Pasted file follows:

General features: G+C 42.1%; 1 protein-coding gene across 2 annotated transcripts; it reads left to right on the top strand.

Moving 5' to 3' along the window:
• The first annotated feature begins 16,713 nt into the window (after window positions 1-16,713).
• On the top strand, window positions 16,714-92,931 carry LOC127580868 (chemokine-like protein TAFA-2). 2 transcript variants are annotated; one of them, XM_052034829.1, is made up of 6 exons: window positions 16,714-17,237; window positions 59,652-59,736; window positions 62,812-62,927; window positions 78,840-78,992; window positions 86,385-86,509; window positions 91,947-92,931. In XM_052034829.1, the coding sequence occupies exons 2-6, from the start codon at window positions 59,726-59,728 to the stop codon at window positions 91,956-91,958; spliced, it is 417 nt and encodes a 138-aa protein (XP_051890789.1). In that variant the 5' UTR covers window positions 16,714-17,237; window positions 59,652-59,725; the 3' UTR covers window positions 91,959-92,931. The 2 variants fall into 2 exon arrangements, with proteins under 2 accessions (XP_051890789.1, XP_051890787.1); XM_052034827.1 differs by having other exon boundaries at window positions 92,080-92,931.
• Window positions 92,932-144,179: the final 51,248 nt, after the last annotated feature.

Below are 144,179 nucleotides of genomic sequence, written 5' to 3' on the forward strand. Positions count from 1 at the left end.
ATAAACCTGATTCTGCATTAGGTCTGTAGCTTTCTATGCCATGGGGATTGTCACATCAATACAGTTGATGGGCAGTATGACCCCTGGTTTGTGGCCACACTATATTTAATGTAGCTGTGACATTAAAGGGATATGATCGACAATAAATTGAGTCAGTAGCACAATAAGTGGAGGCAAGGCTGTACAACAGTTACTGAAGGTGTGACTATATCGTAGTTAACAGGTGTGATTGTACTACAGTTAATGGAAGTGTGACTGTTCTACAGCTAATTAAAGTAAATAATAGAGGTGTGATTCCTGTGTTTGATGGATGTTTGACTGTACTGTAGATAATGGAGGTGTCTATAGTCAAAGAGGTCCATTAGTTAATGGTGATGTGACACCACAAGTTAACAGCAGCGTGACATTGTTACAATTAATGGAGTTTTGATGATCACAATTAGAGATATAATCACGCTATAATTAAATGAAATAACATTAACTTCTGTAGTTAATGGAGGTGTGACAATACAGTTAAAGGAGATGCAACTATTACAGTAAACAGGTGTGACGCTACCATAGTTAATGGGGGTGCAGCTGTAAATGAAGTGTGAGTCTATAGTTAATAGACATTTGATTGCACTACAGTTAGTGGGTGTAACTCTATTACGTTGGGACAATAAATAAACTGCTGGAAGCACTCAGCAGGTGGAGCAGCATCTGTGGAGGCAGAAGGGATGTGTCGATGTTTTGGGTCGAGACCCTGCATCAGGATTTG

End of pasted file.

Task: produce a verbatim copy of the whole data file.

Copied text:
General features: G+C 42.1%; 1 protein-coding gene across 2 annotated transcripts; it reads left to right on the top strand.

Moving 5' to 3' along the window:
• The first annotated feature begins 16,713 nt into the window (after window positions 1-16,713).
• On the top strand, window positions 16,714-92,931 carry LOC127580868 (chemokine-like protein TAFA-2). 2 transcript variants are annotated; one of them, XM_052034829.1, is made up of 6 exons: window positions 16,714-17,237; window positions 59,652-59,736; window positions 62,812-62,927; window positions 78,840-78,992; window positions 86,385-86,509; window positions 91,947-92,931. In XM_052034829.1, the coding sequence occupies exons 2-6, from the start codon at window positions 59,726-59,728 to the stop codon at window positions 91,956-91,958; spliced, it is 417 nt and encodes a 138-aa protein (XP_051890789.1). In that variant the 5' UTR covers window positions 16,714-17,237; window positions 59,652-59,725; the 3' UTR covers window positions 91,959-92,931. The 2 variants fall into 2 exon arrangements, with proteins under 2 accessions (XP_051890789.1, XP_051890787.1); XM_052034827.1 differs by having other exon boundaries at window positions 92,080-92,931.
• Window positions 92,932-144,179: the final 51,248 nt, after the last annotated feature.

Below are 144,179 nucleotides of genomic sequence, written 5' to 3' on the forward strand. Positions count from 1 at the left end.
ATAAACCTGATTCTGCATTAGGTCTGTAGCTTTCTATGCCATGGGGATTGTCACATCAATACAGTTGATGGGCAGTATGACCCCTGGTTTGTGGCCACACTATATTTAATGTAGCTGTGACATTAAAGGGATATGATCGACAATAAATTGAGTCAGTAGCACAATAAGTGGAGGCAAGGCTGTACAACAGTTACTGAAGGTGTGACTATATCGTAGTTAACAGGTGTGATTGTACTACAGTTAATGGAAGTGTGACTGTTCTACAGCTAATTAAAGTAAATAATAGAGGTGTGATTCCTGTGTTTGATGGATGTTTGACTGTACTGTAGATAATGGAGGTGTCTATAGTCAAAGAGGTCCATTAGTTAATGGTGATGTGACACCACAAGTTAACAGCAGCGTGACATTGTTACAATTAATGGAGTTTTGATGATCACAATTAGAGATATAATCACGCTATAATTAAATGAAATAACATTAACTTCTGTAGTTAATGGAGGTGTGACAATACAGTTAAAGGAGATGCAACTATTACAGTAAACAGGTGTGACGCTACCATAGTTAATGGGGGTGCAGCTGTAAATGAAGTGTGAGTCTATAGTTAATAGACATTTGATTGCACTACAGTTAGTGGGTGTAACTCTATTACGTTGGGACAATAAATAAACTGCTGGAAGCACTCAGCAGGTGGAGCAGCATCTGTGGAGGCAGAAGGGATGTGTCGATGTTTTGGGTCGAGACCCTGCATCAGGATTTG